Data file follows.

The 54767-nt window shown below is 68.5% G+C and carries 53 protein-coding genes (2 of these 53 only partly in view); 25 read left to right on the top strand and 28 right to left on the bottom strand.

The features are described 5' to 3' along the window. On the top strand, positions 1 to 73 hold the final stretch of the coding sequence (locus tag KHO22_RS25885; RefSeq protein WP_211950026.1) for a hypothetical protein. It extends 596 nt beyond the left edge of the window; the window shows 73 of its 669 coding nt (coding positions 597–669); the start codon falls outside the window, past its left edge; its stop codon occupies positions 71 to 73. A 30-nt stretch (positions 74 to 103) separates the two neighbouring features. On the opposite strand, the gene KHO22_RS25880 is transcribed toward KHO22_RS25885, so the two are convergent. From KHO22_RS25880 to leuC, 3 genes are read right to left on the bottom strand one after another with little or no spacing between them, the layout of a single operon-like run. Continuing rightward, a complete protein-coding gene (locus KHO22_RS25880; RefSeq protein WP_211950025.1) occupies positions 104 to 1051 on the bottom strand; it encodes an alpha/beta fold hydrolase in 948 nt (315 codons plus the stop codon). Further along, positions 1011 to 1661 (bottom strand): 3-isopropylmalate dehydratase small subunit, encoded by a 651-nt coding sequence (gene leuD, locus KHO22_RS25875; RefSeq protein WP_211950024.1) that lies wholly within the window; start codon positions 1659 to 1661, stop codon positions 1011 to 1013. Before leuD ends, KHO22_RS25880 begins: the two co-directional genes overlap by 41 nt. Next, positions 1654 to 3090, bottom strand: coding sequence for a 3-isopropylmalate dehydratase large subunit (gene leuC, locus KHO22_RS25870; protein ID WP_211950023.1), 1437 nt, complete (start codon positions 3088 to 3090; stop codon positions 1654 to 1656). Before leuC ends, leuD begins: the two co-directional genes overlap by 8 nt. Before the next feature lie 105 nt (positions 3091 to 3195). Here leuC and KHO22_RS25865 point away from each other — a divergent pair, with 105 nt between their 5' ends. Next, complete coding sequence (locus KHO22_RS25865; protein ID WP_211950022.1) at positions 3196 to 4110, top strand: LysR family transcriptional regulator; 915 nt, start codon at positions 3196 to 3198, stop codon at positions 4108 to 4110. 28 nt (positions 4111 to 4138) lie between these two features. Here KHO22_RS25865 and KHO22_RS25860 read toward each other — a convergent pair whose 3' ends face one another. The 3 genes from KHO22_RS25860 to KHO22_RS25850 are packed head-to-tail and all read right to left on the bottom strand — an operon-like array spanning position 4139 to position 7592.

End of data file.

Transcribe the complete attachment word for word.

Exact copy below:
The 54767-nt window shown below is 68.5% G+C and carries 53 protein-coding genes (2 of these 53 only partly in view); 25 read left to right on the top strand and 28 right to left on the bottom strand.

The features are described 5' to 3' along the window. On the top strand, positions 1 to 73 hold the final stretch of the coding sequence (locus tag KHO22_RS25885; RefSeq protein WP_211950026.1) for a hypothetical protein. It extends 596 nt beyond the left edge of the window; the window shows 73 of its 669 coding nt (coding positions 597–669); the start codon falls outside the window, past its left edge; its stop codon occupies positions 71 to 73. A 30-nt stretch (positions 74 to 103) separates the two neighbouring features. On the opposite strand, the gene KHO22_RS25880 is transcribed toward KHO22_RS25885, so the two are convergent. From KHO22_RS25880 to leuC, 3 genes are read right to left on the bottom strand one after another with little or no spacing between them, the layout of a single operon-like run. Continuing rightward, a complete protein-coding gene (locus KHO22_RS25880; RefSeq protein WP_211950025.1) occupies positions 104 to 1051 on the bottom strand; it encodes an alpha/beta fold hydrolase in 948 nt (315 codons plus the stop codon). Further along, positions 1011 to 1661 (bottom strand): 3-isopropylmalate dehydratase small subunit, encoded by a 651-nt coding sequence (gene leuD, locus KHO22_RS25875; RefSeq protein WP_211950024.1) that lies wholly within the window; start codon positions 1659 to 1661, stop codon positions 1011 to 1013. Before leuD ends, KHO22_RS25880 begins: the two co-directional genes overlap by 41 nt. Next, positions 1654 to 3090, bottom strand: coding sequence for a 3-isopropylmalate dehydratase large subunit (gene leuC, locus KHO22_RS25870; protein ID WP_211950023.1), 1437 nt, complete (start codon positions 3088 to 3090; stop codon positions 1654 to 1656). Before leuC ends, leuD begins: the two co-directional genes overlap by 8 nt. Before the next feature lie 105 nt (positions 3091 to 3195). Here leuC and KHO22_RS25865 point away from each other — a divergent pair, with 105 nt between their 5' ends. Next, complete coding sequence (locus KHO22_RS25865; protein ID WP_211950022.1) at positions 3196 to 4110, top strand: LysR family transcriptional regulator; 915 nt, start codon at positions 3196 to 3198, stop codon at positions 4108 to 4110. 28 nt (positions 4111 to 4138) lie between these two features. Here KHO22_RS25865 and KHO22_RS25860 read toward each other — a convergent pair whose 3' ends face one another. The 3 genes from KHO22_RS25860 to KHO22_RS25850 are packed head-to-tail and all read right to left on the bottom strand — an operon-like array spanning position 4139 to position 7592.